Human identification is commonly based on the analysis of short tandem repeats (STRs), single nucleotide polymorphisms (SNPs), or deletion insertion polymorphisms (DIPs), depending on the demands of an examination or on the sample quality. These multiplex assays are complex systems that require a defined range of template input.
The Investigator Quantiplex HYres Kit contains reagents and a DNA polymerase for the specific amplification of two target regions and the direct detection of the specific PCR products on the Rotor-Gene Q real-time PCR cycler or Applied Biosystems 7500 Real-Time PCR Systems. The target for total human DNA is a 146 bp autosomal multi-copy region of the human genome. This quantification target was selected in order to give high sensitivity with high reliability within different individuals and populations. It is detected using the green channel on the Rotor-Gene Q or the FAM dye channel on Applied Biosystems instruments.
The target region for male DNA quantification was selected in order to reliably give the same high sensitivity within different individuals and populations and in the presence of mixed DNA samples. This target region is detected as a 129 bp fragment using the red channel on the Rotor-Gene Q or the Cy5 dye channel on Applied Biosystems instruments.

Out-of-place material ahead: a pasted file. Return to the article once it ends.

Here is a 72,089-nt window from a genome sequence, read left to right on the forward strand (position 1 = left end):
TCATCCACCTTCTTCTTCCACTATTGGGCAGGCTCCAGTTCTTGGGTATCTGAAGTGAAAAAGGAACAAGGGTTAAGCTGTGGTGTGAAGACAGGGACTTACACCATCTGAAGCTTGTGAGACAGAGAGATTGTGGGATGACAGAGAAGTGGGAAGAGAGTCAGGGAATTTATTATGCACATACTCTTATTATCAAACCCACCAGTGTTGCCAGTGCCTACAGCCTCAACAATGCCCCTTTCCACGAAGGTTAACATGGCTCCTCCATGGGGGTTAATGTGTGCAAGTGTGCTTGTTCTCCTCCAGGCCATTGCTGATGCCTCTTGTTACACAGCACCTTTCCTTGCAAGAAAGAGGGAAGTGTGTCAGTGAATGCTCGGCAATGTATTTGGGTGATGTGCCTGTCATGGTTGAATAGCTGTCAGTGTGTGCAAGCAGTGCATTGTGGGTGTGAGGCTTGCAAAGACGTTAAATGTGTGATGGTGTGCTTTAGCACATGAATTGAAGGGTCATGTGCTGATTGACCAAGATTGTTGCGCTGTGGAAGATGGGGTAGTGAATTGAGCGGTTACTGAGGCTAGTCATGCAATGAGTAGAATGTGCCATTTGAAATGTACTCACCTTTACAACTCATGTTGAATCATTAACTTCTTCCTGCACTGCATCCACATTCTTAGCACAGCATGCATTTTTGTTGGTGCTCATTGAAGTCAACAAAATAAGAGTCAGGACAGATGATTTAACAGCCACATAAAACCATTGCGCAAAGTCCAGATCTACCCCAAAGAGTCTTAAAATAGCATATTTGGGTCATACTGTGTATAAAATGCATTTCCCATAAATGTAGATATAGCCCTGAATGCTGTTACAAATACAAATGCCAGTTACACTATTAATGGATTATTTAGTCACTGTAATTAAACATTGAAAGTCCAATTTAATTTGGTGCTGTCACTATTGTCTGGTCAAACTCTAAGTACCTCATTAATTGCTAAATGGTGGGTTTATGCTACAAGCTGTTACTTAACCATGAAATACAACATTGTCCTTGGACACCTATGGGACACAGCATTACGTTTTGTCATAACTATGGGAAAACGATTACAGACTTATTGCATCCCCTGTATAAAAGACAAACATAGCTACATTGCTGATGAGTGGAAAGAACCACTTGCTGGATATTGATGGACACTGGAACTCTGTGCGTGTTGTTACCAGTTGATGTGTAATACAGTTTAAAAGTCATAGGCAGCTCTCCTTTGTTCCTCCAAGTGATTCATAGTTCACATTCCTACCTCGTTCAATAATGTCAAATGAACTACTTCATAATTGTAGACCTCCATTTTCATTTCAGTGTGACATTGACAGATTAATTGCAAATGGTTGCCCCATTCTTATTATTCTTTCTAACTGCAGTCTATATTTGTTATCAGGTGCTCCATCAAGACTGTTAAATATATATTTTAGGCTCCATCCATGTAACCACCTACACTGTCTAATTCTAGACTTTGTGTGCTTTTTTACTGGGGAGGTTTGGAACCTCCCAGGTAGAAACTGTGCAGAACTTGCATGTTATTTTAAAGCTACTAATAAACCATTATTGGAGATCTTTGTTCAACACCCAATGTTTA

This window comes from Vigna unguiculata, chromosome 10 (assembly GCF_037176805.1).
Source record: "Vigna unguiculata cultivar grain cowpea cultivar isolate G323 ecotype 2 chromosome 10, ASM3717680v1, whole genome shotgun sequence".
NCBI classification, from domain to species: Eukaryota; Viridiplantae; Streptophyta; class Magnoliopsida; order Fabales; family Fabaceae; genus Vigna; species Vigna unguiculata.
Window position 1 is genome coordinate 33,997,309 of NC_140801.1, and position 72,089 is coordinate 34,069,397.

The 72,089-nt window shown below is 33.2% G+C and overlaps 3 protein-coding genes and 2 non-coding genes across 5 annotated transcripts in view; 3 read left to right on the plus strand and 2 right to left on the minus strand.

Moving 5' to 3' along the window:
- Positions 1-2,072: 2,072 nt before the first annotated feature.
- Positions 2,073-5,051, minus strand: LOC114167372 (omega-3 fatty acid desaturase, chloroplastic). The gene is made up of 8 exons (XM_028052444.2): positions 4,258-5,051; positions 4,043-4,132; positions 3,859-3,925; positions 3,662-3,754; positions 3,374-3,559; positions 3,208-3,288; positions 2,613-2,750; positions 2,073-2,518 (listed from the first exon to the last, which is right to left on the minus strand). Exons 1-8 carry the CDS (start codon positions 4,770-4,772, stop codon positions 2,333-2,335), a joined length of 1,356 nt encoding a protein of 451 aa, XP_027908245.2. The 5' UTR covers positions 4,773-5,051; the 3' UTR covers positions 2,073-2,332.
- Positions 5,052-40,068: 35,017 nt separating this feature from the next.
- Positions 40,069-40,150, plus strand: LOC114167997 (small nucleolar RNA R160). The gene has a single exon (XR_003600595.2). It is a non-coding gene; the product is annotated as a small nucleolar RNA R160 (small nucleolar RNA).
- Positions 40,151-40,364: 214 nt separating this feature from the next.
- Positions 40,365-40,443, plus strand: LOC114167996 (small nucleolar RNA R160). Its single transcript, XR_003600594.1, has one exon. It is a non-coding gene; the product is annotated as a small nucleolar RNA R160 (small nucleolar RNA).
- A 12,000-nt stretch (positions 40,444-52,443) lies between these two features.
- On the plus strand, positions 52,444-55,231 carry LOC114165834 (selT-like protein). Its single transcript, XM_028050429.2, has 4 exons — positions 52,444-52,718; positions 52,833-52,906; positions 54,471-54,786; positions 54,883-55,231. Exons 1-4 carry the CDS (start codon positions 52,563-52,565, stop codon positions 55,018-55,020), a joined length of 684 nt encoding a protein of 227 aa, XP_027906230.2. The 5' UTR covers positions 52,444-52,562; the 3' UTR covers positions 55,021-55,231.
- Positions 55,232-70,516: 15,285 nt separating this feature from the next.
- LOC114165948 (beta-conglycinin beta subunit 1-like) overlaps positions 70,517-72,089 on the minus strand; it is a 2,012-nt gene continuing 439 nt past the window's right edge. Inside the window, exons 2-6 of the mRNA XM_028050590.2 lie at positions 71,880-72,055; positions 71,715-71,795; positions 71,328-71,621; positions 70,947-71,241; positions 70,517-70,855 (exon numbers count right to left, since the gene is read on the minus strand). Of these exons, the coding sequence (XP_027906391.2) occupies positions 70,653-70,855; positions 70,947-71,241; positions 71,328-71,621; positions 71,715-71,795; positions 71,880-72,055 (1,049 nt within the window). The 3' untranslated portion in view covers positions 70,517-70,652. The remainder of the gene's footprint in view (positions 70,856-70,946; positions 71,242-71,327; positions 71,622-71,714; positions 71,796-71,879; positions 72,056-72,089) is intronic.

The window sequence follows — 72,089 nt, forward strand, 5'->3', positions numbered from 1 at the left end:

In addition, the Investigator Quantiplex HYres Kit contains a balanced internal amplification control that is used to test successful amplification and identify the presence of PCR inhibitors. This heterologous amplification system is detected as a 200 bp internal control (IC) in the yellow channel on the Rotor-Gene Q or in the VIC dye channel on Applied Biosystems instruments.
Detection of amplification is performed using Scorpions primers and a novel, fast PCR chemistry. Scorpions primers are bifunctional molecules containing a PCR primer covalently linked to a probe (see the figure "Scorpions primers and their function"). The fluorophore in this probe interacts with a quencher, also incorporated into the probe, which reduces fluorescence. During PCR, when the probe binds to the amplicon, the fluorophore and quencher become separated. This leads to an increase in fluorescence in the reaction tube.
The reaction chemistry was carefully optimized to further support the rapid mechanism. The novel PCR chemistry and enzyme, which were specifically developed for human and male DNA identification, enable high sensitivity and speed. Furthermore, the specially developed PCR chemistry contains the patent-pending additive Q-Bond, which significantly reduces denaturation, annealing, and extension times.